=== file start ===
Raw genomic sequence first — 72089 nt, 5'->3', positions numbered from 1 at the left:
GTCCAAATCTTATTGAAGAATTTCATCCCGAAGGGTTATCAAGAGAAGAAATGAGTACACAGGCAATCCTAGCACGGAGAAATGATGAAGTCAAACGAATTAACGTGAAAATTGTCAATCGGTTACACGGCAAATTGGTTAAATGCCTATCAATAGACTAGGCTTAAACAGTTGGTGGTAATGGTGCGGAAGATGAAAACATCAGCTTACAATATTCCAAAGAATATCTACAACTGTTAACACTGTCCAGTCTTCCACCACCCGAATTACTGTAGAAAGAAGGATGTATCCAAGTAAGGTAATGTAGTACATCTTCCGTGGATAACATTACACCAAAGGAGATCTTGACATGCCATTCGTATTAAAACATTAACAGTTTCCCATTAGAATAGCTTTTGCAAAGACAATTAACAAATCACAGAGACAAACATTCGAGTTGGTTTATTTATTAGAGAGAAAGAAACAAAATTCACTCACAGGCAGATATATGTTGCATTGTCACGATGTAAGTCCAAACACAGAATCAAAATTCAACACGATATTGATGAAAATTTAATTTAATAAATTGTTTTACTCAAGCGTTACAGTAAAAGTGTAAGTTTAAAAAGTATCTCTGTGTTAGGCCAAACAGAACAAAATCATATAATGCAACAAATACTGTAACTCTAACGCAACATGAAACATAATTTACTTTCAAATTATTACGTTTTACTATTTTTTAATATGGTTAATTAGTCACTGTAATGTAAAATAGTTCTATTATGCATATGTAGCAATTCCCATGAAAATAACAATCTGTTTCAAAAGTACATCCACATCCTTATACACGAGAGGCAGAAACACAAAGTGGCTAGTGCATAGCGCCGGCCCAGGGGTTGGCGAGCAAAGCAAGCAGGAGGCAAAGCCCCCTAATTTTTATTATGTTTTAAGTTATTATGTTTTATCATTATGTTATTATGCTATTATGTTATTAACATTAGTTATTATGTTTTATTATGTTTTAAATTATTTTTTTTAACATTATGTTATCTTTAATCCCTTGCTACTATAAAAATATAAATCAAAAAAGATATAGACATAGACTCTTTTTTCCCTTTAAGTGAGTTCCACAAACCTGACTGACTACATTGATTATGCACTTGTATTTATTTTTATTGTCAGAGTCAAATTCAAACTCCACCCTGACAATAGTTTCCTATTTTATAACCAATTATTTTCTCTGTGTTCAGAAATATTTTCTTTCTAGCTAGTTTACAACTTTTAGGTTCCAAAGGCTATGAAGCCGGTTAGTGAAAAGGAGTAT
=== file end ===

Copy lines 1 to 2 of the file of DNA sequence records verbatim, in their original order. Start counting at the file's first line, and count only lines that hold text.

Raw genomic sequence first — 72089 nt, 5'->3', positions numbered from 1 at the left:
GTCCAAATCTTATTGAAGAATTTCATCCCGAAGGGTTATCAAGAGAAGAAATGAGTACACAGGCAATCCTAGCACGGAGAAATGATGAAGTCAAACGAATTAACGTGAAAATTGTCAATCGGTTACACGGCAAATTGGTTAAATGCCTATCAATAGACTAGGCTTAAACAGTTGGTGGTAATGGTGCGGAAGATGAAAACATCAGCTTACAATATTCCAAAGAATATCTACAACTGTTAACACTGTCCAGTCTTCCACCACCCGAATTACTGTAGAAAGAAGGATGTATCCAAGTAAGGTAATGTAGTACATCTTCCGTGGATAACATTACACCAAAGGAGATCTTGACATGCCATTCGTATTAAAACATTAACAGTTTCCCATTAGAATAGCTTTTGCAAAGACAATTAACAAATCACAGAGACAAACATTCGAGTTGGTTTATTTATTAGAGAGAAAGAAACAAAATTCACTCACAGGCAGATATATGTTGCATTGTCACGATGTAAGTCCAAACACAGAATCAAAATTCAACACGATATTGATGAAAATTTAATTTAATAAATTGTTTTACTCAAGCGTTACAGTAAAAGTGTAAGTTTAAAAAGTATCTCTGTGTTAGGCCAAACAGAACAAAATCATATAATGCAACAAATACTGTAACTCTAACGCAACATGAAACATAATTTACTTTCAAATTATTACGTTTTACTATTTTTTAATATGGTTAATTAGTCACTGTAATGTAAAATAGTTCTATTATGCATATGTAGCAATTCCCATGAAAATAACAATCTGTTTCAAAAGTACATCCACATCCTTATACACGAGAGGCAGAAACACAAAGTGGCTAGTGCATAGCGCCGGCCCAGGGGTTGGCGAGCAAAGCAAGCAGGAGGCAAAGCCCCCTAATTTTTATTATGTTTTAAGTTATTATGTTTTATCATTATGTTATTATGCTATTATGTTATTAACATTAGTTATTATGTTTTATTATGTTTTAAATTATTTTTTTTAACATTATGTTATCTTTAATCCCTTGCTACTATAAAAATATAAATCAAAAAAGATATAGACATAGACTCTTTTTTCCCTTTAAGTGAGTTCCACAAACCTGACTGACTACATTGATTATGCACTTGTATTTATTTTTATTGTCAGAGTCAAATTCAAACTCCACCCTGACAATAGTTTCCTATTTTATAACCAATTATTTTCTCTGTGTTCAGAAATATTTTCTTTCTAGCTAGTTTACAACTTTTAGGTTCCAAAGGCTATGAAGCCGGTTAGTGAAAAGGAGTAT